Being recognized and called up by your country for international duty is an important thing for most soccer players, and something that I’ll never fault a player for wanting to go do. Until or unless MLS takes a break during the international windows or for these tournaments, players like Pulido will continue to miss time with their club teams. It’s a frustrating part of MLS, but it’s going to remain until something changes.
So now that we know why Pulido has been missing time, let’s take a look at exactly how much time he’s missed during his time with Sporting Kansas City. In 2020, Sporting played twenty-one league games, played two games in the MLS is Back Tournament Knock Out Round, and two games in the playoffs that year. With 90 minutes in all of those games, plus another 30 minutes in KC’s shootout win over the San Jose Earthquakes in the playoffs, KC played 2,280 minutes of soccer in 2020. Of that time, Pulido played in 1,142 minutes across all competitions. So, in all competitions in 2020 Pulido played two minutes over half of all minutes KC played that season. In league play, Pulido’s 962 minutes was almost 51% of KC’s total minutes played.
In 2021 KC played their full thirty-four game season, one Leagues Cup game, and two playoff games, a total of 3,330 available minutes to play. Pulido’s total minutes in 2021 was 1,525 minutes played. That comes to Pulido having played just 45.8% of the available minutes for Kansas City in 2021. In league play specifically, Pulido played 1,451 minutes for KC, but that’s still below 50% of the available minutes, just 47.4% of the available minutes this past league season.
So over Pulido’s two seasons in KC, he has played 2,413 minutes across all competitions for KC of a possible 4,950 minutes. That leaves him having played just 48.7% of available minutes for Kansas City. No one is expecting Pulido to be at 100% of available minutes in any one season, that’d be unattainable and given fans comments throughout the year about Peter Vermes’ lack of substitutions would likely lead to more frustration among fans waiting for Pulido to get hurt. At the same time, given the amount of money that KC has spent to acquire and pay Pulido fans have every right to be frustrated with the lack of time Pulido has seen on the field over his two seasons in KC. That’s especially true when you break down his contributions when he is on the field.
Goals and assists
Over Pulido’s time in KC, he has scored fourteen goals and added eight assists in league play in his limited minutes. Add in his goal in the knockout round of the MLS is Back Tournament and it’s 15/8 over a total of thirty-six games played. Twenty-three goal contributions in thirty-six games in a number that will certainly impress fans and breaking it down further helps to prove my original point.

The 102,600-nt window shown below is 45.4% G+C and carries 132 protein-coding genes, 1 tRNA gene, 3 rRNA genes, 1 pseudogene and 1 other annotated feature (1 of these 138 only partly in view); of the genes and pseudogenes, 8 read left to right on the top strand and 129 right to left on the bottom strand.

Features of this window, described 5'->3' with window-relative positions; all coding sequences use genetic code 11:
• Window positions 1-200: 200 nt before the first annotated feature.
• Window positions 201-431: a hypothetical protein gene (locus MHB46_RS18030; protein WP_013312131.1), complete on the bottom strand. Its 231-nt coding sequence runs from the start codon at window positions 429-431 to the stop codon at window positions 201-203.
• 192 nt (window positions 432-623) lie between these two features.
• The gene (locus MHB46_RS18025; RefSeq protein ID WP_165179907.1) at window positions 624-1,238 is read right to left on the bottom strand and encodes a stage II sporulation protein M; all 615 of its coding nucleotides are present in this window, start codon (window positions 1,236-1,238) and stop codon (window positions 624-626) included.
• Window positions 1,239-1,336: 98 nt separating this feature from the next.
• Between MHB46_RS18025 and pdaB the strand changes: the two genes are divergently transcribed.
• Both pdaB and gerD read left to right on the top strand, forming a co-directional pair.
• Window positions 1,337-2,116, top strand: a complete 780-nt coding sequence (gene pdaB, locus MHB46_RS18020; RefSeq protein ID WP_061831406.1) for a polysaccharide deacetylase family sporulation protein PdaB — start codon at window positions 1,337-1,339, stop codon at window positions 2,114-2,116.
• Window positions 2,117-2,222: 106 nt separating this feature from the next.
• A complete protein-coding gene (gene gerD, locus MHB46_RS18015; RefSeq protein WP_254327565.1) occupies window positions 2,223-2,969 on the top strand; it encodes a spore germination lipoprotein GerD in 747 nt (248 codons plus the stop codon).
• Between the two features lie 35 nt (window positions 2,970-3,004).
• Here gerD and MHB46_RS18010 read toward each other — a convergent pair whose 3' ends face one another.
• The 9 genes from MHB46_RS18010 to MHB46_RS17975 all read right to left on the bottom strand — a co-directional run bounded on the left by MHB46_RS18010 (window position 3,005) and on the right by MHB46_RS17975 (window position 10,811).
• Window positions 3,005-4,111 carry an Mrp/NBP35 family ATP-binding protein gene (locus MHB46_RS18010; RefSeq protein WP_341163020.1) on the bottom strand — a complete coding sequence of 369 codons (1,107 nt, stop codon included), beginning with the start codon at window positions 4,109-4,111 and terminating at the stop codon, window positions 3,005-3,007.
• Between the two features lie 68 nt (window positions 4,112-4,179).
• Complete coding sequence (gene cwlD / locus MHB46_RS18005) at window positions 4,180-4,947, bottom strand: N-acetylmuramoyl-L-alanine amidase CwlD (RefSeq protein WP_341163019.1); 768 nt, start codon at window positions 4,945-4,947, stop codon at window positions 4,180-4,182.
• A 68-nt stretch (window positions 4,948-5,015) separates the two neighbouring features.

In the 2020 season over his 962 minutes, Pulido averaged .56 goals per 90 minutes, over a goal every other game. Add in his assists per 90 minutes of .47 and he averaged 1.03 goals or assists for every 90 minutes he played for Kansas City; the contributions were certainly there for Pulido in 2020. His totals did fall off a little bit in 2021 as he averaged just under .5 goals per 90 minutes. The big drop though was in assists per 90 minutes where he averaged .19 assists per 90 minutes. He averaged .68 goals/assists per 90 minutes over the course of the season.
Looking at it from another angle, in 2020, Pulido averaged a goal every 160 minutes in league play in 2020 and an assist every 192 minutes. He averaged a goal or an assist every 87 minutes over the course of the shortened 2020 season. In 2021, as pointed out above was down, but still averaged a goal every 181 minutes for KC. The assist number drops to one every 484 minutes and his goals or assists total was one every 132 minutes in the 2021 season.
For comparisons to this season, in league play Daniel Salloi scored sixteen goals in 2,454 minutes played and Johnny Russell scored 15 in 2,222 minutes, that’s a goal every 153 minutes for Salloi and one every 148 minutes for Russell this season. Sure, it’s not a fair comparison, because if Pulido plays similar minutes to those two, one of their goal totals is likely to go down, but if Pulido plays somewhere around their minute total retaining his goal scoring average, Pulido would have scored thirteen goals, five more than the eight he ended the season with.
Overall, during his time in KC, Pulido has averaged over a goal every other game, averaging a goal every 172 minutes played in league play. He’s averaged an assist every 302 minutes over his two seasons. Put both goals and assists together and Pulido is averaging a goal or an assist every 110 minutes for the club over his two seasons.
So, after looking at the numbers, my initial thoughts would seem to be correct, when Pulido is on the field, he is absolutely an asset to the club and worth the price that Sporting paid to acquire him. The problem is that so far Pulido hasn’t been available enough for the club. He’s played less than 50% of the available minutes KC has played over his two seasons so far with the club. The production is certainly there for Pulido, there’s not really a way you can argue that when he’s averaging over a goal or an assist every 90 minutes for the club. Sporting just needs to start getting closer to Pulido playing 70% to 80% of the available minutes for the club. There are still two years left on Pulido’s contract, and with him seeming to be sliding down the pecking order with the Mexican national team maybe he provide further contributions in 2023 and 2024.